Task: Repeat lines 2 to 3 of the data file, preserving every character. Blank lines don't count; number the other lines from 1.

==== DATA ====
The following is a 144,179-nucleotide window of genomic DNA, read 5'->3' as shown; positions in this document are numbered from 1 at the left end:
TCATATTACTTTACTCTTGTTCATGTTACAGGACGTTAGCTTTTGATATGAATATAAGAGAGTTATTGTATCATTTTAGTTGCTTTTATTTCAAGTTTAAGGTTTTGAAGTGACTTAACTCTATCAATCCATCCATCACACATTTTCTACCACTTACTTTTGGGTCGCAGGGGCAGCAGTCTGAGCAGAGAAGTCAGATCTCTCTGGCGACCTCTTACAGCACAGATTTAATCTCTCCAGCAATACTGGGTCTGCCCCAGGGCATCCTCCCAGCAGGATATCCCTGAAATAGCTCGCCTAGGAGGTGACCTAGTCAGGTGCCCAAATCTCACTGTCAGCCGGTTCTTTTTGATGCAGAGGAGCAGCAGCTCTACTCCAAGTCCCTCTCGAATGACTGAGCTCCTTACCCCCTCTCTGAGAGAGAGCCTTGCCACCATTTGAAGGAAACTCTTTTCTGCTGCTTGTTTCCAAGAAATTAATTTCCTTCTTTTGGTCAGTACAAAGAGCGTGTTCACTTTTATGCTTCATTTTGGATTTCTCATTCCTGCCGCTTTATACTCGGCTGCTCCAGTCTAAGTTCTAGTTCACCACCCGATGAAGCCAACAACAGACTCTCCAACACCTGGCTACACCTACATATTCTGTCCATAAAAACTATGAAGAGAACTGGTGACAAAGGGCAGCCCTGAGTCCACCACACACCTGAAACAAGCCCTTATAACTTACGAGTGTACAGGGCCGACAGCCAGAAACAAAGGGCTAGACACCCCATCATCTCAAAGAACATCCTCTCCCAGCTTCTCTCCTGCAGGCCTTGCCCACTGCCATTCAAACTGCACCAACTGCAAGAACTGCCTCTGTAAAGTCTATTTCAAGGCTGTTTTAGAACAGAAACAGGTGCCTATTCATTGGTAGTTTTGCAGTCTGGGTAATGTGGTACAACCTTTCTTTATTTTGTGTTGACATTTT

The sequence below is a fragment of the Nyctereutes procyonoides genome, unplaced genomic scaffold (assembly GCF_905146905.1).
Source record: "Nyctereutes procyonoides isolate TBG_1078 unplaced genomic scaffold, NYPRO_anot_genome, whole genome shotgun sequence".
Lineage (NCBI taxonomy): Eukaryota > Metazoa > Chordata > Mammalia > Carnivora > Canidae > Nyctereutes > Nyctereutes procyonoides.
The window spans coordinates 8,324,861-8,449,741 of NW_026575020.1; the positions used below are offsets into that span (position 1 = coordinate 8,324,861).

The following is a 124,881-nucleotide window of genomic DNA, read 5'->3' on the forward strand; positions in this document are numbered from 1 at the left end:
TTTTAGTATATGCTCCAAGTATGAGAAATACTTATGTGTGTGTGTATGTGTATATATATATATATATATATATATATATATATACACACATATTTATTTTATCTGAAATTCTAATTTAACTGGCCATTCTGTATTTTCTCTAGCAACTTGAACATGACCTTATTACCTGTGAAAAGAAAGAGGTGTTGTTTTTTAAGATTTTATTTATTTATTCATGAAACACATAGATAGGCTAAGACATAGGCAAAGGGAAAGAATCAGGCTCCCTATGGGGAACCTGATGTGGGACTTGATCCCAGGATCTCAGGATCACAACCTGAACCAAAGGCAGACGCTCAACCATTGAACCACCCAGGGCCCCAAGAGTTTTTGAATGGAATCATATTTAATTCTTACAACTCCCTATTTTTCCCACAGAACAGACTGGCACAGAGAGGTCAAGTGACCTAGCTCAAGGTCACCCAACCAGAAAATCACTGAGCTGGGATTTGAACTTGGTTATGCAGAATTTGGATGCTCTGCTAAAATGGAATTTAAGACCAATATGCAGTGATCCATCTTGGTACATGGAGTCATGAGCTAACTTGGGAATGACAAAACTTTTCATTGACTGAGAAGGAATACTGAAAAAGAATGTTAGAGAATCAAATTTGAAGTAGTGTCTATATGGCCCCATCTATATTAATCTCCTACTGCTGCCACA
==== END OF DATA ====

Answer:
TCATATTACTTTACTCTTGTTCATGTTACAGGACGTTAGCTTTTGATATGAATATAAGAGAGTTATTGTATCATTTTAGTTGCTTTTATTTCAAGTTTAAGGTTTTGAAGTGACTTAACTCTATCAATCCATCCATCACACATTTTCTACCACTTACTTTTGGGTCGCAGGGGCAGCAGTCTGAGCAGAGAAGTCAGATCTCTCTGGCGACCTCTTACAGCACAGATTTAATCTCTCCAGCAATACTGGGTCTGCCCCAGGGCATCCTCCCAGCAGGATATCCCTGAAATAGCTCGCCTAGGAGGTGACCTAGTCAGGTGCCCAAATCTCACTGTCAGCCGGTTCTTTTTGATGCAGAGGAGCAGCAGCTCTACTCCAAGTCCCTCTCGAATGACTGAGCTCCTTACCCCCTCTCTGAGAGAGAGCCTTGCCACCATTTGAAGGAAACTCTTTTCTGCTGCTTGTTTCCAAGAAATTAATTTCCTTCTTTTGGTCAGTACAAAGAGCGTGTTCACTTTTATGCTTCATTTTGGATTTCTCATTCCTGCCGCTTTATACTCGGCTGCTCCAGTCTAAGTTCTAGTTCACCACCCGATGAAGCCAACAACAGACTCTCCAACACCTGGCTACACCTACATATTCTGTCCATAAAAACTATGAAGAGAACTGGTGACAAAGGGCAGCCCTGAGTCCACCACACACCTGAAACAAGCCCTTATAACTTACGAGTGTACAGGGCCGACAGCCAGAAACAAAGGGCTAGACACCCCATCATCTCAAAGAACATCCTCTCCCAGCTTCTCTCCTGCAGGCCTTGCCCACTGCCATTCAAACTGCACCAACTGCAAGAACTGCCTCTGTAAAGTCTATTTCAAGGCTGTTTTAGAACAGAAACAGGTGCCTATTCATTGGTAGTTTTGCAGTCTGGGTAATGTGGTACAACCTTTCTTTATTTTGTGTTGACATTTT

The sequence below is a fragment of the Nyctereutes procyonoides genome, unplaced genomic scaffold (assembly GCF_905146905.1).